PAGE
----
*n*indicates the amount the function will change when the variable is increased by one unit and all other variables are fixed.

### Example 2 Interpret Coefficients

The function *S*(*A*, *E*) = 105*A* + 1412*E* describes the monthly sales, in thousands of dollars, at a large dairy distributor with *E* employees and *A* thousand dollars of monthly advertising costs.

a. What does the coefficient of *E* tell you about the monthly sales?

**Solution** The coefficient of *E*, 1412, relates the change in sales to the variable *E* when it is increased by 1 unit. An increase of 1 unit in *E* means an increase of 1 employee. This leads to an increase in sales of 1412 thousand dollars or $1,412,000.

b. What does the coefficient of *A* tell you about monthly sales?

**Solution** The coefficient of *A*, 105, relates the change in sales to the variable *A* when it increases by 1 unit. An increase of 1 unit in *A* means an increase of 1 thousand dollars in advertising. This leads to an increase in sales of 105 thousand dollars or $105,000.

We can now interpret what coefficients *a*_{1} through *a _{n}* mean, but what about the constant

*a*

_{0}? The constant

*a*

_{0}is similar to the vertical intercept

*b*for a linear function of one independent variable . In that case,

*b*is the value of the function when the variable is set equal to zero,

*f*(0) =

*m*(0) +

*b*=

*b*. For a linear function of

*n*independent variables, the corresponding process is to set all independent variables equal to zero. If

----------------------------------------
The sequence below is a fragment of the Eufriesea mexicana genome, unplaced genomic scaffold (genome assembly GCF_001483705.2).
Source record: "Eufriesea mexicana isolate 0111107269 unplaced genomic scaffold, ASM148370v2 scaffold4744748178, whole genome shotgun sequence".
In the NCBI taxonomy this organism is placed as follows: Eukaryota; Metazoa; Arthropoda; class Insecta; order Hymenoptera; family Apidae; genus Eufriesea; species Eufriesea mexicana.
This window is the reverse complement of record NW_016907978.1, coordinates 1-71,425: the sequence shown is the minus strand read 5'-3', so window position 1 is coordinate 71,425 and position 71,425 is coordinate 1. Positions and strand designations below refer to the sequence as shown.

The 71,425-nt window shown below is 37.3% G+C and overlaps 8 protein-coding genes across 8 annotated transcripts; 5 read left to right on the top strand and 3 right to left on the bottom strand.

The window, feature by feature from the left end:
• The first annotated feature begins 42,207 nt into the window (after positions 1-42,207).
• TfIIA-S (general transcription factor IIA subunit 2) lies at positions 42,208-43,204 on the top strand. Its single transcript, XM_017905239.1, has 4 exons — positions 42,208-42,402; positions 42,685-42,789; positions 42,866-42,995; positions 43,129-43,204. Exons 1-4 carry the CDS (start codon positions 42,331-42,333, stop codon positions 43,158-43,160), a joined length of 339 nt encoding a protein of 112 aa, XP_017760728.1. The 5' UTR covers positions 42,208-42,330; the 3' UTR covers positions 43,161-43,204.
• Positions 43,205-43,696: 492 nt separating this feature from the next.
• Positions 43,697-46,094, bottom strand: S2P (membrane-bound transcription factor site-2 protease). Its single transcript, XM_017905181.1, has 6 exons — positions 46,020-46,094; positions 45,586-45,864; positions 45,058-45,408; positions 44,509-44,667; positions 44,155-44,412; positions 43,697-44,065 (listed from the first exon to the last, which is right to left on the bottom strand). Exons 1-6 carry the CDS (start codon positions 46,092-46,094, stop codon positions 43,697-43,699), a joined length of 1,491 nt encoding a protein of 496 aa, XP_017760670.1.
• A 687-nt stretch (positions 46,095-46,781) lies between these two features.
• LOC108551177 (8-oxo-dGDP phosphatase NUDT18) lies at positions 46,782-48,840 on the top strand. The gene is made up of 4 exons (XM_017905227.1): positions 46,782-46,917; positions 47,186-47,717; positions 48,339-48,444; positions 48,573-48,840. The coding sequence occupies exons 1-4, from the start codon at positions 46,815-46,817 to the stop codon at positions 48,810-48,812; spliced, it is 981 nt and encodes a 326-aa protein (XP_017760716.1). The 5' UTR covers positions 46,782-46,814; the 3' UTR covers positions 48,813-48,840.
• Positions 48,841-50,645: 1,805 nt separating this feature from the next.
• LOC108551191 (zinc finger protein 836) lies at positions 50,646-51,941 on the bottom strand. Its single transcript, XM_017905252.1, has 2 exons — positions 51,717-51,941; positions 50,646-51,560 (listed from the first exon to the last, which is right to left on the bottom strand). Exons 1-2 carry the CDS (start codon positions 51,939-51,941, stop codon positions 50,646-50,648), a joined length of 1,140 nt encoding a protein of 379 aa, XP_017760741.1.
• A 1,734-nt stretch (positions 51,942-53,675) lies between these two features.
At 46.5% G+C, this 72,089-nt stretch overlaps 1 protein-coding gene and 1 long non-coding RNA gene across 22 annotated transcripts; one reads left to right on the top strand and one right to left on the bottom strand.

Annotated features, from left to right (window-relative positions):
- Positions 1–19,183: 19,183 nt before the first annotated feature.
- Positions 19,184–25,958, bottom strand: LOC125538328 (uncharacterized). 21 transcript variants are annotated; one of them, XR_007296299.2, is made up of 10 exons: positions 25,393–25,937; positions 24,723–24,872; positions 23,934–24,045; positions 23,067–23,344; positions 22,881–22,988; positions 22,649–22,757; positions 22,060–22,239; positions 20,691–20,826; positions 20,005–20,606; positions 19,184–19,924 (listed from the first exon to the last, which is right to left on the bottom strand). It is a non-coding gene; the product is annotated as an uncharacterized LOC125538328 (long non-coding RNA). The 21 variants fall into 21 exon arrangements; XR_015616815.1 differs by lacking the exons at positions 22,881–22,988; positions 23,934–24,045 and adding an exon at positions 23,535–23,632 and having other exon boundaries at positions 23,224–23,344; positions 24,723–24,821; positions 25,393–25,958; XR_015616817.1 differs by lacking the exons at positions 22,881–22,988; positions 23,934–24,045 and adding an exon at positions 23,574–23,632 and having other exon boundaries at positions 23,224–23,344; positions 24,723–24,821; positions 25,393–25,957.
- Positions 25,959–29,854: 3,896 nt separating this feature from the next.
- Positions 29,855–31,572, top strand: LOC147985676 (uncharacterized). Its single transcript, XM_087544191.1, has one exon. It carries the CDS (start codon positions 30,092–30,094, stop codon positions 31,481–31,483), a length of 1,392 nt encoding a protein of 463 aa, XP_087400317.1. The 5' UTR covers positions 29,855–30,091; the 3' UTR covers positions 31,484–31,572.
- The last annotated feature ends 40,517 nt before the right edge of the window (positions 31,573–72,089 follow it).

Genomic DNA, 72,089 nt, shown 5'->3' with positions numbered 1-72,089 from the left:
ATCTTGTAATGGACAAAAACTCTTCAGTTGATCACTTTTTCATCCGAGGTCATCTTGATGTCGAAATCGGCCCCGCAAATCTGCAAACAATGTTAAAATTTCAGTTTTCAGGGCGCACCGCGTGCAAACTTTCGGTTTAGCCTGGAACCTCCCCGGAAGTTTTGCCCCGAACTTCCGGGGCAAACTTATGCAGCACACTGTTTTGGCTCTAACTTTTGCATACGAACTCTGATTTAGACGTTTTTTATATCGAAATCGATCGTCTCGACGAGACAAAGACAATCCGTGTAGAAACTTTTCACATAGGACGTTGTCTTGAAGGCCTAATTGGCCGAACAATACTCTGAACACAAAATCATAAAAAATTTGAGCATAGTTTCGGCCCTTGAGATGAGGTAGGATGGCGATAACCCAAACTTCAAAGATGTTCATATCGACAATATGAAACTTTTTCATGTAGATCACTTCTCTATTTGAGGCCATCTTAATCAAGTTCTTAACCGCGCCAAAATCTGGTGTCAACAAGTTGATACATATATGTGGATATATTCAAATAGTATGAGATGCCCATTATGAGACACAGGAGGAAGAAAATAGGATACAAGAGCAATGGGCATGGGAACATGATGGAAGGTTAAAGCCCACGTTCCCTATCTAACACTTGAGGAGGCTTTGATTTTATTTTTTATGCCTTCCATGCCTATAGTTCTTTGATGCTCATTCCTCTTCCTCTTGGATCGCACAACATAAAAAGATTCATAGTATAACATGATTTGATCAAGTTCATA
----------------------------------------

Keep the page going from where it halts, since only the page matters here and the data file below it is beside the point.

*f*(

*x*

_{1},

*x*

_{2},…,

*x*) =

_{n}*a*

_{0}+

*a*

_{1 }

*x*

_{1}+

*a*

_{2 }

*x*

_{2}+ …+

*a*, we can set each variable equal to zero to obtain

_{n }x_{n}*f *(*0*, *0*,…, 0) = *a*_{0} + *a*_{1} (0)_{ }+ *a*_{2 }(0)+ …+ *a _{n }*(0) =

*a*

_{0}

The only term that remains is the term containing the constant *a*_{0}.

If *f *(*x*_{1}, *x*_{2},…, *x _{n}*) =

*a*

_{0}+

*a*

_{1 }

*x*

_{1}+

*a*

_{2 }

*x*

_{2}+ …+

*a*, is a linear function of

_{n }x_{n}*n*independent variables,

*a*

_{0}is the value of the function when all independent variables are set equal to zero.

### Example 3 Fixed Costs for an Organic Dairy

The daily cost function (in dollars) for an organic dairy is given by the linear function *C*(*Q*_{1}, *Q*_{2}, *Q*_{3}) = *Q*_{1} + 1.1*Q*_{2} +1.25*Q*_{3} + 10,000 where is *Q*_{1} the number of gallons of whole milk produced, *Q*_{2} is the number of gallons of 2% milk produced, and *Q*_{3} is the number of gallons of 1% milk produced.